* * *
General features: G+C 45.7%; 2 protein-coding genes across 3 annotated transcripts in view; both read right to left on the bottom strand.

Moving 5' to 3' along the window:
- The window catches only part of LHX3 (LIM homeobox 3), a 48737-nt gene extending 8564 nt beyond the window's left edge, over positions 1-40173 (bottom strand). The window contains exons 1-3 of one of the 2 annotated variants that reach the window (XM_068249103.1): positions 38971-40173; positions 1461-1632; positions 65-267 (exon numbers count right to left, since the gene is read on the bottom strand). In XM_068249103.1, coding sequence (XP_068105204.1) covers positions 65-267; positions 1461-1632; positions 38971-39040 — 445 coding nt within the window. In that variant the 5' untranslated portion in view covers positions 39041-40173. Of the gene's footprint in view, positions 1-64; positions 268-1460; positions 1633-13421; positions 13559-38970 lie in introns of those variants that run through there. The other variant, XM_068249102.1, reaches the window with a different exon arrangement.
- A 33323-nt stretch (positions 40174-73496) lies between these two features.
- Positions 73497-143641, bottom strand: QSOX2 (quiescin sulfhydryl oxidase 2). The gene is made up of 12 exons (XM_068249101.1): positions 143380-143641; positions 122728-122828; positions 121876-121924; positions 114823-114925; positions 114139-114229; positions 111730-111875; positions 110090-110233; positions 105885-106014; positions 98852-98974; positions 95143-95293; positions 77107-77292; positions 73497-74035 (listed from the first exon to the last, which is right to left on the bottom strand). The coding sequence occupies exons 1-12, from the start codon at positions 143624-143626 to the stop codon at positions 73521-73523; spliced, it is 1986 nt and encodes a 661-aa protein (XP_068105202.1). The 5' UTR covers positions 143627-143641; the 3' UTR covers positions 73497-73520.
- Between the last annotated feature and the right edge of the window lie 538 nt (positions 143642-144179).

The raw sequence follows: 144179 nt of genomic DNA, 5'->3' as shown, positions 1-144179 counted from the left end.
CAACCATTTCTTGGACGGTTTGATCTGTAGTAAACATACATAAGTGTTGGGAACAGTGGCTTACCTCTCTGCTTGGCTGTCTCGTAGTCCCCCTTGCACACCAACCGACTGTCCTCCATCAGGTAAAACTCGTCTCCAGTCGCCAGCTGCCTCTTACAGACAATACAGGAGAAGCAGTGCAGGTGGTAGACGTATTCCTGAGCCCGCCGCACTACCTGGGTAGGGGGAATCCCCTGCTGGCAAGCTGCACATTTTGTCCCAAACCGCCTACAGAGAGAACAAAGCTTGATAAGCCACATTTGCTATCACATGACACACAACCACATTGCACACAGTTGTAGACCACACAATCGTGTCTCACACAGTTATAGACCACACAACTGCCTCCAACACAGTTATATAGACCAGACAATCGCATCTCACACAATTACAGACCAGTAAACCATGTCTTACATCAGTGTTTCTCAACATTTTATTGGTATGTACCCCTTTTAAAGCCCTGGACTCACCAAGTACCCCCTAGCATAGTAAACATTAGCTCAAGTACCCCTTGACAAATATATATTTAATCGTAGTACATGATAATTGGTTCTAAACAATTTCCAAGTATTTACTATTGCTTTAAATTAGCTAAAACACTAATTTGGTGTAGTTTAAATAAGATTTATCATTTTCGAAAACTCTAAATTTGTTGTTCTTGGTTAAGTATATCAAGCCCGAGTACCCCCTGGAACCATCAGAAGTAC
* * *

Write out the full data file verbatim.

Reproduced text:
General features: G+C 45.7%; 2 protein-coding genes across 3 annotated transcripts in view; both read right to left on the bottom strand.

Moving 5' to 3' along the window:
- The window catches only part of LHX3 (LIM homeobox 3), a 48737-nt gene extending 8564 nt beyond the window's left edge, over positions 1-40173 (bottom strand). The window contains exons 1-3 of one of the 2 annotated variants that reach the window (XM_068249103.1): positions 38971-40173; positions 1461-1632; positions 65-267 (exon numbers count right to left, since the gene is read on the bottom strand). In XM_068249103.1, coding sequence (XP_068105204.1) covers positions 65-267; positions 1461-1632; positions 38971-39040 — 445 coding nt within the window. In that variant the 5' untranslated portion in view covers positions 39041-40173. Of the gene's footprint in view, positions 1-64; positions 268-1460; positions 1633-13421; positions 13559-38970 lie in introns of those variants that run through there. The other variant, XM_068249102.1, reaches the window with a different exon arrangement.
- A 33323-nt stretch (positions 40174-73496) lies between these two features.
- Positions 73497-143641, bottom strand: QSOX2 (quiescin sulfhydryl oxidase 2). The gene is made up of 12 exons (XM_068249101.1): positions 143380-143641; positions 122728-122828; positions 121876-121924; positions 114823-114925; positions 114139-114229; positions 111730-111875; positions 110090-110233; positions 105885-106014; positions 98852-98974; positions 95143-95293; positions 77107-77292; positions 73497-74035 (listed from the first exon to the last, which is right to left on the bottom strand). The coding sequence occupies exons 1-12, from the start codon at positions 143624-143626 to the stop codon at positions 73521-73523; spliced, it is 1986 nt and encodes a 661-aa protein (XP_068105202.1). The 5' UTR covers positions 143627-143641; the 3' UTR covers positions 73497-73520.
- Between the last annotated feature and the right edge of the window lie 538 nt (positions 143642-144179).

The raw sequence follows: 144179 nt of genomic DNA, 5'->3' as shown, positions 1-144179 counted from the left end.
CAACCATTTCTTGGACGGTTTGATCTGTAGTAAACATACATAAGTGTTGGGAACAGTGGCTTACCTCTCTGCTTGGCTGTCTCGTAGTCCCCCTTGCACACCAACCGACTGTCCTCCATCAGGTAAAACTCGTCTCCAGTCGCCAGCTGCCTCTTACAGACAATACAGGAGAAGCAGTGCAGGTGGTAGACGTATTCCTGAGCCCGCCGCACTACCTGGGTAGGGGGAATCCCCTGCTGGCAAGCTGCACATTTTGTCCCAAACCGCCTACAGAGAGAACAAAGCTTGATAAGCCACATTTGCTATCACATGACACACAACCACATTGCACACAGTTGTAGACCACACAATCGTGTCTCACACAGTTATAGACCACACAACTGCCTCCAACACAGTTATATAGACCAGACAATCGCATCTCACACAATTACAGACCAGTAAACCATGTCTTACATCAGTGTTTCTCAACATTTTATTGGTATGTACCCCTTTTAAAGCCCTGGACTCACCAAGTACCCCCTAGCATAGTAAACATTAGCTCAAGTACCCCTTGACAAATATATATTTAATCGTAGTACATGATAATTGGTTCTAAACAATTTCCAAGTATTTACTATTGCTTTAAATTAGCTAAAACACTAATTTGGTGTAGTTTAAATAAGATTTATCATTTTCGAAAACTCTAAATTTGTTGTTCTTGGTTAAGTATATCAAGCCCGAGTACCCCCTGGAACCATCAGAAGTAC